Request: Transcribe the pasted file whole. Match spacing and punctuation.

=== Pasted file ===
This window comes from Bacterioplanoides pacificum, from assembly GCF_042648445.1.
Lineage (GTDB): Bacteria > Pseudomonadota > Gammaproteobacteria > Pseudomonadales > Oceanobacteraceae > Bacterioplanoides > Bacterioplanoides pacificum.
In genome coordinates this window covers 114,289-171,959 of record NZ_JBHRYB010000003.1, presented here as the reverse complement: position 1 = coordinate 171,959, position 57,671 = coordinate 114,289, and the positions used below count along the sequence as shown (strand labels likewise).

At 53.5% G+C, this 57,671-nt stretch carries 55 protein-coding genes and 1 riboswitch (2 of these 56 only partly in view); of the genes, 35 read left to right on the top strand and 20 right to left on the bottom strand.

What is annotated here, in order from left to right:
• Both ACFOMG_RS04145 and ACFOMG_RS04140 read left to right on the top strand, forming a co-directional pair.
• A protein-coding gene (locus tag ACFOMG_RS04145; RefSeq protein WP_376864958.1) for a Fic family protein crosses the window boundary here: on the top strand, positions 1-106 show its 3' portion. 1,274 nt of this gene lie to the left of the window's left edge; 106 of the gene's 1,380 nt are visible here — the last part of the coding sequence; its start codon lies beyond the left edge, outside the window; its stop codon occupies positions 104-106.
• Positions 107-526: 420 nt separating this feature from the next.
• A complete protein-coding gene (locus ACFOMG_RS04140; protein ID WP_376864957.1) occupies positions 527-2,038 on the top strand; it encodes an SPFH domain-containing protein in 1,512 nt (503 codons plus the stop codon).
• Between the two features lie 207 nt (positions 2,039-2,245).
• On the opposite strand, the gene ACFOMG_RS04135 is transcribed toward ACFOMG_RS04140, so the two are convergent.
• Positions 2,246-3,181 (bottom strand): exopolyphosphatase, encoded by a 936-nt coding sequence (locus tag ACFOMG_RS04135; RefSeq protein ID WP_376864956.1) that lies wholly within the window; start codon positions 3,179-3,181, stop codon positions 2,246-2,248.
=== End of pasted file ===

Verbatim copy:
This window comes from Bacterioplanoides pacificum, from assembly GCF_042648445.1.
Lineage (GTDB): Bacteria > Pseudomonadota > Gammaproteobacteria > Pseudomonadales > Oceanobacteraceae > Bacterioplanoides > Bacterioplanoides pacificum.
In genome coordinates this window covers 114,289-171,959 of record NZ_JBHRYB010000003.1, presented here as the reverse complement: position 1 = coordinate 171,959, position 57,671 = coordinate 114,289, and the positions used below count along the sequence as shown (strand labels likewise).

At 53.5% G+C, this 57,671-nt stretch carries 55 protein-coding genes and 1 riboswitch (2 of these 56 only partly in view); of the genes, 35 read left to right on the top strand and 20 right to left on the bottom strand.

What is annotated here, in order from left to right:
• Both ACFOMG_RS04145 and ACFOMG_RS04140 read left to right on the top strand, forming a co-directional pair.
• A protein-coding gene (locus tag ACFOMG_RS04145; RefSeq protein WP_376864958.1) for a Fic family protein crosses the window boundary here: on the top strand, positions 1-106 show its 3' portion. 1,274 nt of this gene lie to the left of the window's left edge; 106 of the gene's 1,380 nt are visible here — the last part of the coding sequence; its start codon lies beyond the left edge, outside the window; its stop codon occupies positions 104-106.
• Positions 107-526: 420 nt separating this feature from the next.
• A complete protein-coding gene (locus ACFOMG_RS04140; protein ID WP_376864957.1) occupies positions 527-2,038 on the top strand; it encodes an SPFH domain-containing protein in 1,512 nt (503 codons plus the stop codon).
• Between the two features lie 207 nt (positions 2,039-2,245).
• On the opposite strand, the gene ACFOMG_RS04135 is transcribed toward ACFOMG_RS04140, so the two are convergent.
• Positions 2,246-3,181 (bottom strand): exopolyphosphatase, encoded by a 936-nt coding sequence (locus tag ACFOMG_RS04135; RefSeq protein ID WP_376864956.1) that lies wholly within the window; start codon positions 3,179-3,181, stop codon positions 2,246-2,248.